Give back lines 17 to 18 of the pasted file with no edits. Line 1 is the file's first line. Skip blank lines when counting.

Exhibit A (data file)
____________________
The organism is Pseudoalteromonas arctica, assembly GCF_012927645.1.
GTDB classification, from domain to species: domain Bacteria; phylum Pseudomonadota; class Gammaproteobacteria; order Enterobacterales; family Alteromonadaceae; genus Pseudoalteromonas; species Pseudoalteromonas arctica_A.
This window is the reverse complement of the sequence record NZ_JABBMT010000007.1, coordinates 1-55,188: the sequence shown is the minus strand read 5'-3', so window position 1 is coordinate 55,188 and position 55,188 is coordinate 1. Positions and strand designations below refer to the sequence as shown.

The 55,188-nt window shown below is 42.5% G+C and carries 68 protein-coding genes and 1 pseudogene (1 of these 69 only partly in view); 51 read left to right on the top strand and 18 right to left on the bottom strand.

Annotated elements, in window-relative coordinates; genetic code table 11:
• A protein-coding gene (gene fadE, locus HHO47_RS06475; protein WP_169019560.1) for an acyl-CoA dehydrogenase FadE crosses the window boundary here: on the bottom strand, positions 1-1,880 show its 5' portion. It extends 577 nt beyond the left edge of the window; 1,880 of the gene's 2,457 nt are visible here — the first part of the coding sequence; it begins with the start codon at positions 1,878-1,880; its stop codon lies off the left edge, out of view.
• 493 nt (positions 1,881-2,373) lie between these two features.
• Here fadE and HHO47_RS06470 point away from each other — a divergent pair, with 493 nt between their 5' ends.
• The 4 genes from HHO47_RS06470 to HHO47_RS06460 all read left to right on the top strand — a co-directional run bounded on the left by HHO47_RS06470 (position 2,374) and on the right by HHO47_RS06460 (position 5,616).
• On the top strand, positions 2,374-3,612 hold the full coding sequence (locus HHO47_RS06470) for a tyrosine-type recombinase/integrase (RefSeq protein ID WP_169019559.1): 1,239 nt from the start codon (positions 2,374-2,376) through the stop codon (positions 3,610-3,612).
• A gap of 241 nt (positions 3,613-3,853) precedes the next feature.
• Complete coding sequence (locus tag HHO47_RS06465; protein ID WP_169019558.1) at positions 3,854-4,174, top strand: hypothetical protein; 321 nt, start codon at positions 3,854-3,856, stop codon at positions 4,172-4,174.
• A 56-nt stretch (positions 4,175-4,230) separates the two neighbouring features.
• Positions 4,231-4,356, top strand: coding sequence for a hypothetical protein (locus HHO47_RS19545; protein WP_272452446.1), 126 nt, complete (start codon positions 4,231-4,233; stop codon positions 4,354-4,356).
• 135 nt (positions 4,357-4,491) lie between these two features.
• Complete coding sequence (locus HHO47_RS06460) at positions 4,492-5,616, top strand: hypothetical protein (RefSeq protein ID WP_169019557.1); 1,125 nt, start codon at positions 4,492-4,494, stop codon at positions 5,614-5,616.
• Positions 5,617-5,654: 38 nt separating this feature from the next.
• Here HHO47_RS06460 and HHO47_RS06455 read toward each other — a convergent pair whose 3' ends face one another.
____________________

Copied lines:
• Positions 5,617-5,654: 38 nt separating this feature from the next.
• Here HHO47_RS06460 and HHO47_RS06455 read toward each other — a convergent pair whose 3' ends face one another.